COLUMBIA, SC (WIS) - Food for thought.
Most of us take for granted that we live close to a grocery store. And we always have quick access to a wide range of top quality food options. But many people in our metro area don't have that luxury.
They're called food deserts. Areas of nearly always low-income communities where it's hard, if not impossible, to have nearby access to stores with fresh, healthy food.
Food deserts are hardly a new phenomenon. They've been studied for decades.
The question that remains, however, is what to do about them?
Some neighborhoods won't have to worry about a shortage of food outlets anytime soon. Communities around Two Notch Road near the Village at Sandhill for instance, where just two days ago, shoppers began flocking to a brand new Fresh Market. Meanwhile out in Lexington--construction is well underway at two locations for the equally upscale Lowe's chain.
On West Beltline, however, things are just the opposite. Residents, like Mary Pretty, used to be able to shop and eat at the Piggly Wiggly. But last summer, it shut down.
"I've been coming here for like over 20 years when they had it here, the store," Pretty said. "I liked the way this store was set up. Because I could get a breakfast and grab food at the same time, you know whatever I needed at the same time as far as shopping-wise."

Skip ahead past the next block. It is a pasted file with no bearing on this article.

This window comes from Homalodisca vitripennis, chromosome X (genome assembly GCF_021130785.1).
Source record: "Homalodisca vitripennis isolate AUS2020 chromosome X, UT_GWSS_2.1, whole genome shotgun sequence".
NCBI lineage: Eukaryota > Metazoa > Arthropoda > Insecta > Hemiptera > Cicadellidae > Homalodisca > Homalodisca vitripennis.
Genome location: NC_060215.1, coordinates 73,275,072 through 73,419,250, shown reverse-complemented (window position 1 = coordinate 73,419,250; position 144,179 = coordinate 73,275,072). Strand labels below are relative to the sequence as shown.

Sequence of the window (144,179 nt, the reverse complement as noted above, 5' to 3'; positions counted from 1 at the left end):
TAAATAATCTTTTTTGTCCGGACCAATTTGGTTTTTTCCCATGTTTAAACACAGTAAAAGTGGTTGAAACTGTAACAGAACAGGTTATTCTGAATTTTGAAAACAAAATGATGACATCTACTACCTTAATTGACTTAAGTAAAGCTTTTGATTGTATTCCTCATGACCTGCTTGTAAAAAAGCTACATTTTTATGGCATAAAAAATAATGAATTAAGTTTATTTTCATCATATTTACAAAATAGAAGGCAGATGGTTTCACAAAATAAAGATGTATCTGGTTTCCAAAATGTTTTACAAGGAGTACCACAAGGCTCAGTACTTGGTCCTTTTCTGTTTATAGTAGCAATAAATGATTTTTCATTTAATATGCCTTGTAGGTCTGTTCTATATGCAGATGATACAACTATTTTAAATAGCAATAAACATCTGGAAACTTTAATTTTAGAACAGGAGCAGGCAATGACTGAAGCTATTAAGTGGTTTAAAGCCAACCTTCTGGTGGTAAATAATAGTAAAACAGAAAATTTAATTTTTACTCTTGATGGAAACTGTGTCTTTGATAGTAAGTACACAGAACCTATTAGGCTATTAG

Pretty, in fact, would travel to the Edens Plaza Piggly Wiggly from her home on Monticello Road - another area short on grocery stores.
University of South Carolina Public Health Researcher Carrie Draper says the real issue is not convenience, it's a matter of life and death.
"You know we know that 29203 zip code has the highest rate of diabetes-related amputees than any zip code in the country. So, I think that just is, number one, extraordinarily unjust but definitely illustrates your point of, you know we know that food is directly related to health and health is directly related to how long you are able to live," Draper said.
One solution is a program called FoodShare Columbia that Draper supports. It is a partnership partly paid for with SNAP funds allowing members of the community to buy boxes of fresh produce every two weeks.
The city is also exploring a plan to convert more than 20 acres of land along West Beltline into a food co-op. One that could help, at least in part, to make up for the loss of the Pig.